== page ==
Married? Is Your Financial Future Secure?

For many women, the financial impacts of a divorce can be devasting. Women are much more likely to interrupt their careers to raise families, to neglect insurance and retirement planning and in many cases, to have no plan at all when faced with a divorce.
According to the Centers for Disease Control and Prevention, nearly 43 percent of first marriages end in separation or divorce with the first 15 years. With this in mind, are you actively planning your finances around this possibility for your relationship? If not, you could face dire straits if your spouse comes home one day and hands you divorce papers.

Marital Bliss? Do Not Sit On Your Laurels Give Yourself A Financial Checkup!
You may be thinking that planning for a break up seems a bit morbid, but to not plan is potentially financial suicide. The idea around having a financial plan is to make sure that the future has some brights spots and contingencies just in case the rosey fairytale romance doesn’t work out quite like you wanted it to.

A Married Woman’s Financial Future Checkup
Here are some items to think about. Take a look at these while the relationship is going well – like the beginning – so that you can come up with a workable plan. Just think about it this way, what if something does happen and there are kids involved – the plan can cover the kids too.

Are there assets in both spouses name? In separate accounts?

Whose name is the house in? Do you have a right to the home if your name is not on the deed and mortgage? What laws govern your state and real estate obtained while in a marital state?

Do you have a will? Does your husband? Who are the beneficiaries? When is the last time you updated your will? Are you on your second marriage? If so, have you adjusted your beneficiary statuses to account for your new relationship?

Don’t leave your estate up to be divided up based on a probate court. If you do this, you can count on the probate court costing your heirs more money than necessary.

Do you know where your mortgage and insurance paperwork are? Do you have access to them? If you haven’t read through them, make some time to read through them so that you understand what they say. Are you a beneficiary on your husband’s policies? If not, why not? Shouldn’t you be?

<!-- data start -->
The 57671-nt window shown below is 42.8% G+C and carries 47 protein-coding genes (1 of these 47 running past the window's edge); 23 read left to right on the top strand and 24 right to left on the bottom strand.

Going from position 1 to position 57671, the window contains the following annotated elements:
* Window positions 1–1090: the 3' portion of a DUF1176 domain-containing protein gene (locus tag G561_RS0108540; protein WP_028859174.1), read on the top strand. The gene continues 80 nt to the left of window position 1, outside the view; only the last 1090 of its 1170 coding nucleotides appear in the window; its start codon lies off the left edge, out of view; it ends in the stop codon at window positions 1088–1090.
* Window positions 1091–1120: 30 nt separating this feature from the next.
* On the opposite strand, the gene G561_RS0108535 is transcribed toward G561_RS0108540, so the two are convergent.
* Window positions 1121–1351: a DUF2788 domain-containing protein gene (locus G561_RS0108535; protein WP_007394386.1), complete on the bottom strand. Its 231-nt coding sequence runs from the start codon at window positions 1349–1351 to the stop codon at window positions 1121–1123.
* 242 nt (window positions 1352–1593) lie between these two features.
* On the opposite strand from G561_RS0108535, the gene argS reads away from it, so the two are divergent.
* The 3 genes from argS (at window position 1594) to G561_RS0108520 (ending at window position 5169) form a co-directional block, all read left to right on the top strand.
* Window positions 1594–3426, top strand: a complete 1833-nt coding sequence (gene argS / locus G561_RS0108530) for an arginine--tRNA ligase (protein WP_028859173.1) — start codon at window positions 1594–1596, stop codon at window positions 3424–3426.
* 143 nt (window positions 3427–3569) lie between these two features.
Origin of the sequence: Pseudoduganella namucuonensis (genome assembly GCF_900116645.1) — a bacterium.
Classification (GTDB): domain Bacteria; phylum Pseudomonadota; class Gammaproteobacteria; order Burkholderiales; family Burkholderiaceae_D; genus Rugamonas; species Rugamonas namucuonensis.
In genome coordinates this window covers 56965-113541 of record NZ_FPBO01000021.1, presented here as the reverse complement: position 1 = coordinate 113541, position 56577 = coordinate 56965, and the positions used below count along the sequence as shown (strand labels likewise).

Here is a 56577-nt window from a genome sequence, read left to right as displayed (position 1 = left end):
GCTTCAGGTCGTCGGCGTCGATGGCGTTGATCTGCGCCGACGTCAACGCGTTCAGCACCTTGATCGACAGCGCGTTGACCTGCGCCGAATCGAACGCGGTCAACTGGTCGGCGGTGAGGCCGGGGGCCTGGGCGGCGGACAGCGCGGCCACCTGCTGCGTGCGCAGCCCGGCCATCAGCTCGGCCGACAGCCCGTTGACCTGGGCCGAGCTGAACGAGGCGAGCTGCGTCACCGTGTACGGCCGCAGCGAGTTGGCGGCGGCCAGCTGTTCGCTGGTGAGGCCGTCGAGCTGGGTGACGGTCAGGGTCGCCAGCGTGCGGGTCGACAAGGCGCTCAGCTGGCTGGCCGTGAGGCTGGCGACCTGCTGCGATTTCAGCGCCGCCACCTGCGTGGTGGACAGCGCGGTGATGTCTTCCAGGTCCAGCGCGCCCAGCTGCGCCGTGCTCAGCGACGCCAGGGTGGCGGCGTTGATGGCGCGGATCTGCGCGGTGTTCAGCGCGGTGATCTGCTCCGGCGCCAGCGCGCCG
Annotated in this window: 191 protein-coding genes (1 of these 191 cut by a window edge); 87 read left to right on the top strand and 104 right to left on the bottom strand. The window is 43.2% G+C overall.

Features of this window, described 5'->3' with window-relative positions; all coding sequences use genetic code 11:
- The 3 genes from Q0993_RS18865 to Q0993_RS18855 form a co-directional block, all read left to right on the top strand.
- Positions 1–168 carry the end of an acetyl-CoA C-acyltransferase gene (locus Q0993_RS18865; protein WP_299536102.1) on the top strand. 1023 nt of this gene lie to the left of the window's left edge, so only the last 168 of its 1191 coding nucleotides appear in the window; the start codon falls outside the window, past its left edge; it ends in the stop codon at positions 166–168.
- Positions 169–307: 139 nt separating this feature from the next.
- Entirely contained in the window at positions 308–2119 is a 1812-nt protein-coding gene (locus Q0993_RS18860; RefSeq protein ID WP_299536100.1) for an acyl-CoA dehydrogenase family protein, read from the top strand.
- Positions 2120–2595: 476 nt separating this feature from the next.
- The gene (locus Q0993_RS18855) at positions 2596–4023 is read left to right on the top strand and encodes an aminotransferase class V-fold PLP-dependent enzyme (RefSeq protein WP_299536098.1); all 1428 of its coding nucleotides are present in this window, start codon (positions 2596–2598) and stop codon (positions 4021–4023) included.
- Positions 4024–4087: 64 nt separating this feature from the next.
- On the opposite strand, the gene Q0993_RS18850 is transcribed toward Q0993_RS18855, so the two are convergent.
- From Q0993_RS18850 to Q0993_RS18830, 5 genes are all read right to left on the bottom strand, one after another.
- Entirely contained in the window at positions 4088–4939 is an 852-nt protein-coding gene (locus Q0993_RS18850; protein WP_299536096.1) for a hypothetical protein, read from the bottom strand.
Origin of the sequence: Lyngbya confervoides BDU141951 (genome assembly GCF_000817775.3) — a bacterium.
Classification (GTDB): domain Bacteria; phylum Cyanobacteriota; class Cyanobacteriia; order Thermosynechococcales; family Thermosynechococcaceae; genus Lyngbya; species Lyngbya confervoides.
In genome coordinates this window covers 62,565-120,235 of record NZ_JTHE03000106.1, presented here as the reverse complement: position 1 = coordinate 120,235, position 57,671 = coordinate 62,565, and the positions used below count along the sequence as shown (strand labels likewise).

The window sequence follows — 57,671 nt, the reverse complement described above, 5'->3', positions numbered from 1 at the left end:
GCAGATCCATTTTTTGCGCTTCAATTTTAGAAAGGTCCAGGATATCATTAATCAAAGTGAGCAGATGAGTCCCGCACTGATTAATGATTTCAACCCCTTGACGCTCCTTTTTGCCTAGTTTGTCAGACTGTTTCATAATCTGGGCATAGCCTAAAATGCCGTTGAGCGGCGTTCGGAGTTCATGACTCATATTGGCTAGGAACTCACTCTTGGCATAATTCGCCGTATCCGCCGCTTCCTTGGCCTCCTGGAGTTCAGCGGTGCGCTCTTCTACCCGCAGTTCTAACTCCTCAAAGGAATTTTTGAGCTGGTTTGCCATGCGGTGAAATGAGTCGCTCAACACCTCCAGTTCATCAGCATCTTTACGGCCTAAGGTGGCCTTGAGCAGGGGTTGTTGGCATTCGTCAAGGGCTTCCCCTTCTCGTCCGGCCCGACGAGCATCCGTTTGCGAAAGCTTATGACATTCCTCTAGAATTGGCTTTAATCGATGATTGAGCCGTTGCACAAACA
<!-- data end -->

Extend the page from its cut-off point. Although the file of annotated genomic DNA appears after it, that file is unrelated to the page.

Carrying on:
Go over all of your insurance paperwork for your family. Do you have sufficient coverage? Have you spoken to a financial professional about how long term care insurance may fit into your financial future?

If you have a 401(k) make sure to put as money into as possible. This is a rainy day fund if you need before retirement so make sure you max it out if possible. Having this in your back pocket will add to your financial security and give you some peace of mind.

Take some time and meet with a financial planner who understands the divorce laws in your state to review your financial setup with your husband and family. Do it now so that everything is in order. Again, contingency planning is smart planning.

If you don’t know about financial planning, or financial products, start educating yourself about them. This will help you plan for your future and it can definitely help with your family’s financial planning.

If you are married, you need to make sure you have a financial plan for yourself and your kids if you have them in case something happens that has you all of a sudden out on your own and solely responsible for your family’s finances.

You could be on your own as a result of a divorce, or it could be from the death of your spouse. Either way, if your husband ran the family finances one day and he is gone the next you want to prepared in the unlikely case that you are now the one responsible for it.
Content Courtesy of ARA Content